Adjusting To Hearing Aids: Part 2

by | Oct 31, 2013 | news

Adjusting To Hearing Aids: Part 2

Getting used to new hearing aids can take a bit of trial, error and adjustment, but being engaged in your life and with the people around you makes it all worth it. Here are a few more things to be aware of as you get used to your new hearing aids.

#4: Difficulty Understanding Speech
Though some new hearing aids can direct hearing in a particular direction, even the best hearing aids in the world can’t completely separate speech sounds from other sounds in the environment. Even those with normal hearing sometimes have trouble hearing speech and following conversations in loud places. This complaint is common amongst new hearing aid wearers, and it is something they quickly learn how to adjust to.

#5: Feedback
Feedback occurs in hearing aids that don’t fit properly or are clogged with earwax. Hearing aids should fit snugly, and ill-fitting hearing aids can cause sound to “leak” out of the ear. This “leak” is what causes feedback. This can be corrected with a quick visit to your audiologist to adjust the fit of your hearing aid or clean the wax buildup.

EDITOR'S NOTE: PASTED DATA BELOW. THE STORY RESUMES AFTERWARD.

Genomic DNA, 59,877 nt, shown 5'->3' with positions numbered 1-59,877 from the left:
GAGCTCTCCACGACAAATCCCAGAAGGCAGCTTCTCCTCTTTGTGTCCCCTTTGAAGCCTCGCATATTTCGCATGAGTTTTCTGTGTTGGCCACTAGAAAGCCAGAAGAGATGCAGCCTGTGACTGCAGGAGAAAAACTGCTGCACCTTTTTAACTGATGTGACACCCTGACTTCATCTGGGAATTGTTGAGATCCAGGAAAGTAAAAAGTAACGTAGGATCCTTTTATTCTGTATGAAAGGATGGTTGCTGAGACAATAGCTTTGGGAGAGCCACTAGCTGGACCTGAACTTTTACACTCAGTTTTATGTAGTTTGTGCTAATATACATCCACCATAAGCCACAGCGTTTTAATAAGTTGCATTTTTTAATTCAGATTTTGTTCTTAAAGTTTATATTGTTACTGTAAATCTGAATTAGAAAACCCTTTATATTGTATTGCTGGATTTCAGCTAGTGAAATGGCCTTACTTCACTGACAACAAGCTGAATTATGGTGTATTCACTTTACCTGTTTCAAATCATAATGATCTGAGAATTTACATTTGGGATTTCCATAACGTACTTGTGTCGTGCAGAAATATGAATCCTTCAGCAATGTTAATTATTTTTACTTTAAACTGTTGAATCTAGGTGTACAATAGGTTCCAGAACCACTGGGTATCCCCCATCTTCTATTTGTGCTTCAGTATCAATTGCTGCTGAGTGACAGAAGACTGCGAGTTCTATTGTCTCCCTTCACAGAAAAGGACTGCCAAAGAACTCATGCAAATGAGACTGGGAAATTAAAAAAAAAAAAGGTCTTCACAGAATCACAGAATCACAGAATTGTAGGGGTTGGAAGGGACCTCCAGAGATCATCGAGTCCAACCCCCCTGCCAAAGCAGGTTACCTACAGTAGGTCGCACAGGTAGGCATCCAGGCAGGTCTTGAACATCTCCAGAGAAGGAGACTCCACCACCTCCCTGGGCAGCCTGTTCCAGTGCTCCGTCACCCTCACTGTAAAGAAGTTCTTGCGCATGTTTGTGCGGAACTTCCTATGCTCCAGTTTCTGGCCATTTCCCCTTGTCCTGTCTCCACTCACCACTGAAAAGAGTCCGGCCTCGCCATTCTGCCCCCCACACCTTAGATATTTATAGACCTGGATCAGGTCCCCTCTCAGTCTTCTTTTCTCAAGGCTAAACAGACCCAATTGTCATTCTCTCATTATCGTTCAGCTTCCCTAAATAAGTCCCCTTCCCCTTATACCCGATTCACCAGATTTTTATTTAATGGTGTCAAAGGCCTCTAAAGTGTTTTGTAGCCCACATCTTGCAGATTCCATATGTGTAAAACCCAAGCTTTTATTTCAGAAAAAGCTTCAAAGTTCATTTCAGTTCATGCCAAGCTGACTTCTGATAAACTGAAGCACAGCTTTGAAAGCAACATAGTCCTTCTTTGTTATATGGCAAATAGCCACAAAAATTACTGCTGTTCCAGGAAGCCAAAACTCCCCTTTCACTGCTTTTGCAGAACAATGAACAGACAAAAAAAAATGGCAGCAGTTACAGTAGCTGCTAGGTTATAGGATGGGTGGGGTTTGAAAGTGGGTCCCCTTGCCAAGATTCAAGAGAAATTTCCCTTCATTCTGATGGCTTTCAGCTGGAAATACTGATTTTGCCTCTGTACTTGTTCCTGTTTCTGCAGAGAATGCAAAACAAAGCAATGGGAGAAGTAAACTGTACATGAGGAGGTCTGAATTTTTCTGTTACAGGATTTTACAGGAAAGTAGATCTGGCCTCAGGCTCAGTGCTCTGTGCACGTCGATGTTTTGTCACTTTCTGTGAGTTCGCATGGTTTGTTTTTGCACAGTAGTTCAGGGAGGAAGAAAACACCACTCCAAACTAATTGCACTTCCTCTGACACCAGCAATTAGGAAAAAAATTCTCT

#6: Static
Hearing aids shouldn’t produce static when working properly, so if yours does, take it to your audiologist for a checkup. Static in hearing aids can be something as simple as dirt buildup or a low battery, or something more complicated like an amplifier problem. Your audiologist will be able to diagnose the problem, and can work with you to get it corrected so your hearing is as clear as possible.

Those people with hearing impairment who wear hearing aids enjoy fuller lives with less anxiety and depression than those who don’t. Work with our experienced audiologists to get the right hearing aids for you, and don’t be left on the sidelines of your life.

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Dr. Ana Anzola, CCC-A, FAAA, ABA Principal

Dr. Anzola received her Doctorate degree in Audiology (AuD) from the Arizona School of Health Sciences, and her Master’s Degree in Audiology and her Bachelor's Degree in Speech Language Pathology and Audiology from Towson University. She has been a fellow of the American Academy of Audiology (AAA) since 1995, board-certified by the American Board of Audiology (ABA), and certified by the American Speech-Language-Hearing Association (ASHA).

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